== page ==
Himalayan Rubythroat

Saturday 30 November 2013

November in Topsham

7th-29th November - Topsham

It seems like I've spent most of November chasing just one bird. I found a Water Pipit at the Rec on the 7th, got rather poor photos and virtually every day for the next three weeks it's been giving me the runaround. Here's a selection of some of my more 'successful' attempts.

Water Pipit - Topsham 7/11/2013
The first day (above) - not bad I thought, it's at least identifiable. It's likely to stick around for the Winter so I expected much better photos to come.

Water Pipit - Topsham 15/11/2013
A week later (above) and the bird is still only giving brief and distant views - though at least sometimes the light was better. It tended to fly at the slightest provocation and when it flew, it flew far. It's favoured stretch of shore was also alongside a path used by dog-walkers so even if I kept my distance, someone else would flush it sooner or later.

Water Pipit - Topsham 24/11/2013
This one (above) shows the diagnostic warm brown rump and upper tail coverts, clearly different from any Rock Pipit. There's an interesting difference in colour tones to the previous photo, due to light and me playing with the white balance to get a truer picture. Also just visible is a white-tipped outer tail feather. After nearly three weeks, and over 200 shots, these are still the best I've managed.

Water Pipit - Topsham 27/11/2013
I've been surprised at the attention this bird has attracted, I counted seven other birders at the Rec recently. Some might have been there hoping for views of the Bearded Tits still hanging around - although I still haven't so much as heard them. I can go weeks without seeing anyone but dog-walkers. It's clearly a quiet period in the Exeter area - Water Pipit is not exactly a rare bird, I find them to be virtually annual at The Rec.

Meanwhile, gull-watching goes on - someone's got to do it. Common Gull numbers are rising and often there's a Mediterranean Gull hiding among the Black-heads. Of course, the real interest is in the larger species, and here's my first michahellis of the Autumn at the Rec. I saw this bird probably on the 24th, but distantly and briefly and I got no photos, on the 29th it sat on the spit for a few minutes before flying off. There followed the usual procedure with such suspects: the bright white head draws attention, then the coverts and tertials checked out ok, I had reservations about the quite well-marked scapulars but they're certainly within the 'range', the head and bill shape isn't classic either but it'll do - actually the bill looked a lot more impressive when in flight. And when it flew it removed any doubt with an absolutely classic michahellis wing and tail; dark inner primaries and almost 'Lapwing-like' white rump, coverts and tail base with a thin, neat black band, narrowing to a point on T6. It's just a shame the light was so bad I had to do without my teleconverter and shoot at 250/sec - hence the blur.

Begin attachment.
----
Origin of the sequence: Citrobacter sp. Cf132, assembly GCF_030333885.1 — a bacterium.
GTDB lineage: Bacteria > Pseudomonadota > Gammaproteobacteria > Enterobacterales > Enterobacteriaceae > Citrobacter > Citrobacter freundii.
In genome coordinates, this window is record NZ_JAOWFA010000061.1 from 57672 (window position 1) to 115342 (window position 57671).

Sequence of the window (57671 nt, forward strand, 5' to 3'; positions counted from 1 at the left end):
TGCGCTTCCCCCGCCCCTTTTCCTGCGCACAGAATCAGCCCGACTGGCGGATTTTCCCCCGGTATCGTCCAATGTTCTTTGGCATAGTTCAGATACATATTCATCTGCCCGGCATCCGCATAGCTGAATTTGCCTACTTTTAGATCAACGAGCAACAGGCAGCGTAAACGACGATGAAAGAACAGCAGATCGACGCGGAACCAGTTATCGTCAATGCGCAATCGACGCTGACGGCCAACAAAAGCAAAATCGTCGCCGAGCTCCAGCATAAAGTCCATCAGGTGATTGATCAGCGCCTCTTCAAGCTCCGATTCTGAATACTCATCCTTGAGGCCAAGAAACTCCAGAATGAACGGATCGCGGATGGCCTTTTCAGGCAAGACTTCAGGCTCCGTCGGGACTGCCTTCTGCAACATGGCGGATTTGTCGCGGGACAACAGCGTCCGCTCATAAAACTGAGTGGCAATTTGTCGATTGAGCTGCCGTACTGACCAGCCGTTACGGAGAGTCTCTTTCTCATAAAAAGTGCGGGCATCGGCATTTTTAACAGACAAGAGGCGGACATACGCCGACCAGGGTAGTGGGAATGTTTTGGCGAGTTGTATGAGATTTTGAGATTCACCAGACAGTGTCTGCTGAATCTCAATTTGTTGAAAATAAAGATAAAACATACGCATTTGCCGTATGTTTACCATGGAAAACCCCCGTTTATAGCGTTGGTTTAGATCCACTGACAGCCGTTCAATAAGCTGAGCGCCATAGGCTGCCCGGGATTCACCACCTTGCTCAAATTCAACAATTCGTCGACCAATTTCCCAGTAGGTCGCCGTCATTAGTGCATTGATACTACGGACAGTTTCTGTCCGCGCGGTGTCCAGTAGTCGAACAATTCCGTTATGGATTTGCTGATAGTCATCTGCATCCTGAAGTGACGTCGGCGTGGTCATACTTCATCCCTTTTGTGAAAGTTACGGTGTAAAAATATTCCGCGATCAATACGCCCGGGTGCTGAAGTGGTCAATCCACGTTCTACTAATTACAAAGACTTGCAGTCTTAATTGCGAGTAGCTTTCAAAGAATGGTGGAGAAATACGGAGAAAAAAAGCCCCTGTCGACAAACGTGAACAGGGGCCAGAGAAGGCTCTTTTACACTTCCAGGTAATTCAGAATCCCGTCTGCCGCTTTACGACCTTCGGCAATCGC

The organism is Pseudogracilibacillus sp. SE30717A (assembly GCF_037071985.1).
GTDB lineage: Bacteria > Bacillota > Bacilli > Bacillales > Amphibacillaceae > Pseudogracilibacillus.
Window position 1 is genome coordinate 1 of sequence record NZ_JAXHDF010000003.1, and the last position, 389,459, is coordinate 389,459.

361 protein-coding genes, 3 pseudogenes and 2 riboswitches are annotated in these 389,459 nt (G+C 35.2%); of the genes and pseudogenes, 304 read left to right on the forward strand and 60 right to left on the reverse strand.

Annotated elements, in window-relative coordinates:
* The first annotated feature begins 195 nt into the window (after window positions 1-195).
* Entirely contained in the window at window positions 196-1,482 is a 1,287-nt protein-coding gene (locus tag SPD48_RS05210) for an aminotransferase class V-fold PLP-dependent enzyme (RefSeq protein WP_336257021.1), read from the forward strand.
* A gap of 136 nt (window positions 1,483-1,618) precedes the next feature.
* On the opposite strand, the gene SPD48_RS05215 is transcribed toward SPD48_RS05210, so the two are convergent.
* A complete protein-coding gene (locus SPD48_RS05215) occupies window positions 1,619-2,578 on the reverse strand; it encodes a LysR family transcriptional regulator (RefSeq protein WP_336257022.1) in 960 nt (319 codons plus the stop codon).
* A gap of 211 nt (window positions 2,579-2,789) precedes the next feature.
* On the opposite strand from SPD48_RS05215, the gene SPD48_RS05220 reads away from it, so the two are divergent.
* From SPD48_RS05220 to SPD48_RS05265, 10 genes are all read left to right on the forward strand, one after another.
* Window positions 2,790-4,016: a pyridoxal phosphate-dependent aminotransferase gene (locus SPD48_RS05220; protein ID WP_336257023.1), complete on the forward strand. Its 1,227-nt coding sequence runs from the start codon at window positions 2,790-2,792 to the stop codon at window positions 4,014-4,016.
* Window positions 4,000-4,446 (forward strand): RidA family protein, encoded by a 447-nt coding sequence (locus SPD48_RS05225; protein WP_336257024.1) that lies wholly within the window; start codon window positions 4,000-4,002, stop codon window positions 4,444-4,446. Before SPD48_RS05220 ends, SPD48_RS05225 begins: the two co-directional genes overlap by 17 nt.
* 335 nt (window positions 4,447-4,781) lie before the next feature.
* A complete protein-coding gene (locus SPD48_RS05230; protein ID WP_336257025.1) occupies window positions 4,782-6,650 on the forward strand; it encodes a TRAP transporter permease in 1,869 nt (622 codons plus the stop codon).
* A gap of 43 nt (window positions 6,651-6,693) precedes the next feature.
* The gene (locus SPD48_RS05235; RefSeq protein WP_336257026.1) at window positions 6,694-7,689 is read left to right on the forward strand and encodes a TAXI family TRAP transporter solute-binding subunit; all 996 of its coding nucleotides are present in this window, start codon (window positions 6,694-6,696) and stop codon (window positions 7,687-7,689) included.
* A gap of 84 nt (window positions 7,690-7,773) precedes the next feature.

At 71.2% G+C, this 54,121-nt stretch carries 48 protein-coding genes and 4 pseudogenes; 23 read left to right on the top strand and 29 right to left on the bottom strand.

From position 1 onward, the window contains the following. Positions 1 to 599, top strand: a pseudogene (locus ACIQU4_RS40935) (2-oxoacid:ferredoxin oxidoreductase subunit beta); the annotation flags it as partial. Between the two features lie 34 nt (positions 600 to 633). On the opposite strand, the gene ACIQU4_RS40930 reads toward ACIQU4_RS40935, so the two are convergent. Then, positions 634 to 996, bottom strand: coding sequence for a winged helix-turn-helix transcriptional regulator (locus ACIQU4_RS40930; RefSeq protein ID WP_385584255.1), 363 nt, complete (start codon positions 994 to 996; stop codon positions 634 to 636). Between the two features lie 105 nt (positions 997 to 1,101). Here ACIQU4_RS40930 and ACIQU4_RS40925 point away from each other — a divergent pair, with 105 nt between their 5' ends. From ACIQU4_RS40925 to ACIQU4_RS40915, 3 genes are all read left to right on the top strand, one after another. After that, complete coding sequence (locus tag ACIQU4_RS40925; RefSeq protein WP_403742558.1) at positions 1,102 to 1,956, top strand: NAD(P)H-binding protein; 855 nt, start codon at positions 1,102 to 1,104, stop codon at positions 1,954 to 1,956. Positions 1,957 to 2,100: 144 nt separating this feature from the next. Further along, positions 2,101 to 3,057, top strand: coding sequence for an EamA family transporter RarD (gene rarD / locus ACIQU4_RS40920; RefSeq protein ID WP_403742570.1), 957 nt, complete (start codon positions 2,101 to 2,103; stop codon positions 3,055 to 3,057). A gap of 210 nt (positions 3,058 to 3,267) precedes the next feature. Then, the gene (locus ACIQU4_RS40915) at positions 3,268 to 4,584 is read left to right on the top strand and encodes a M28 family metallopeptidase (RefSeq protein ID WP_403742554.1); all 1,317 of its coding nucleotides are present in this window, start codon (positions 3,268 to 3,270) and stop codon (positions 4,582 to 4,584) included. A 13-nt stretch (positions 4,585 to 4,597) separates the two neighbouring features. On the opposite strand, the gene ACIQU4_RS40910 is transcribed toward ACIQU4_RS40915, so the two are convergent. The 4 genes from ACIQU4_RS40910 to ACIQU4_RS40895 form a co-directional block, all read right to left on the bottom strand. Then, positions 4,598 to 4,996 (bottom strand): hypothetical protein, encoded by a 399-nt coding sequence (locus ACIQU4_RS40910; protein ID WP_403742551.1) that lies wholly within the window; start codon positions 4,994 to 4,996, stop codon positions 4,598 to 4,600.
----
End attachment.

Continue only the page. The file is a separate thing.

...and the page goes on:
Yellow-legged Gull 1st winter - Topsham 29/11/2013
Yellow-legged Gull 1st winter - Topsham 29/11/2013
I don't know how many Water Rails breed in the reeds across the river but I hear them nearly every day, sometimes I see one furtively creeping on to the mud on the far shore, very rarely I see one in the open on 'my side'.

Water Rail - Topsham 29/11/2013

Water Rail - Topsham 29/11/2013
Finally, we have a new addition to the already impressive collection of local birding sites, and another place to check when 'doing my rounds'. The new stretch of the Exe Estuary Cycle Route opened a few weeks ago; a raised boardwalk and a new bridge over the Clyst alongside the railway which coincidentally gives access to the RSPB's previously hidden Goosemoor reserve. Here's the new path, the fences still smelling of resin and freshly-sawn wood.

New Boardwalk/Cycle Path, Goosemoor
A view across the reserve, looking north to Fisher's Mill and up the Clyst Valley.

Goosemoor, Topsham
The water level is controlled by a 'regulated tidal exchange' device - basically a ballcock - which allows a limited amount of water in on a rising tide and lets it out when it falls. The result is a few shallows pools, low islands - for breeding terns and Avocets? - and a good extent of estuarine mud right in front of the path, nothing here today but maybe good close views of waders in the future? All the views across the pools are to the north or north-east which means none of the light problems of sunny mornings at the Bowling Green - and perhaps the birds might be closer?